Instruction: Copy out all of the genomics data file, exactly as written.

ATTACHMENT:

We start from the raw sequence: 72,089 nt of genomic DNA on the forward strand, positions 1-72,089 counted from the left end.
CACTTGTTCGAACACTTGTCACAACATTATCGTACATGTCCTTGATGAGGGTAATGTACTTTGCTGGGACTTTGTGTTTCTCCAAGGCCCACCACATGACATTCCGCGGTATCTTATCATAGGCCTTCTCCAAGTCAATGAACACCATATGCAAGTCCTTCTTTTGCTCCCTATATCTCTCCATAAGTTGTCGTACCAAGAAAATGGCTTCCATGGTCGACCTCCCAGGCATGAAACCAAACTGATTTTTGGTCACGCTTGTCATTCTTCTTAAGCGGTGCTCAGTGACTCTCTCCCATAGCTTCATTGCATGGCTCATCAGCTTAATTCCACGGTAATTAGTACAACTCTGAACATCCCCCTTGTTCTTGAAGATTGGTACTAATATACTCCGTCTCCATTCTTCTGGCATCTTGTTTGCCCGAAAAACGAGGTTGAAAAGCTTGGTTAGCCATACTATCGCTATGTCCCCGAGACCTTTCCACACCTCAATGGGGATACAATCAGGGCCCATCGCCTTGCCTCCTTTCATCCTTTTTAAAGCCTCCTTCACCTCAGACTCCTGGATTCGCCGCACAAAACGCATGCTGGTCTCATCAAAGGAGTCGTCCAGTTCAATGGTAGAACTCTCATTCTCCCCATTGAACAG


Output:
We start from the raw sequence: 72,089 nt of genomic DNA on the forward strand, positions 1-72,089 counted from the left end.
CACTTGTTCGAACACTTGTCACAACATTATCGTACATGTCCTTGATGAGGGTAATGTACTTTGCTGGGACTTTGTGTTTCTCCAAGGCCCACCACATGACATTCCGCGGTATCTTATCATAGGCCTTCTCCAAGTCAATGAACACCATATGCAAGTCCTTCTTTTGCTCCCTATATCTCTCCATAAGTTGTCGTACCAAGAAAATGGCTTCCATGGTCGACCTCCCAGGCATGAAACCAAACTGATTTTTGGTCACGCTTGTCATTCTTCTTAAGCGGTGCTCAGTGACTCTCTCCCATAGCTTCATTGCATGGCTCATCAGCTTAATTCCACGGTAATTAGTACAACTCTGAACATCCCCCTTGTTCTTGAAGATTGGTACTAATATACTCCGTCTCCATTCTTCTGGCATCTTGTTTGCCCGAAAAACGAGGTTGAAAAGCTTGGTTAGCCATACTATCGCTATGTCCCCGAGACCTTTCCACACCTCAATGGGGATACAATCAGGGCCCATCGCCTTGCCTCCTTTCATCCTTTTTAAAGCCTCCTTCACCTCAGACTCCTGGATTCGCCGCACAAAACGCATGCTGGTCTCATCAAAGGAGTCGTCCAGTTCAATGGTAGAACTCTCATTCTCCCCATTGAACAG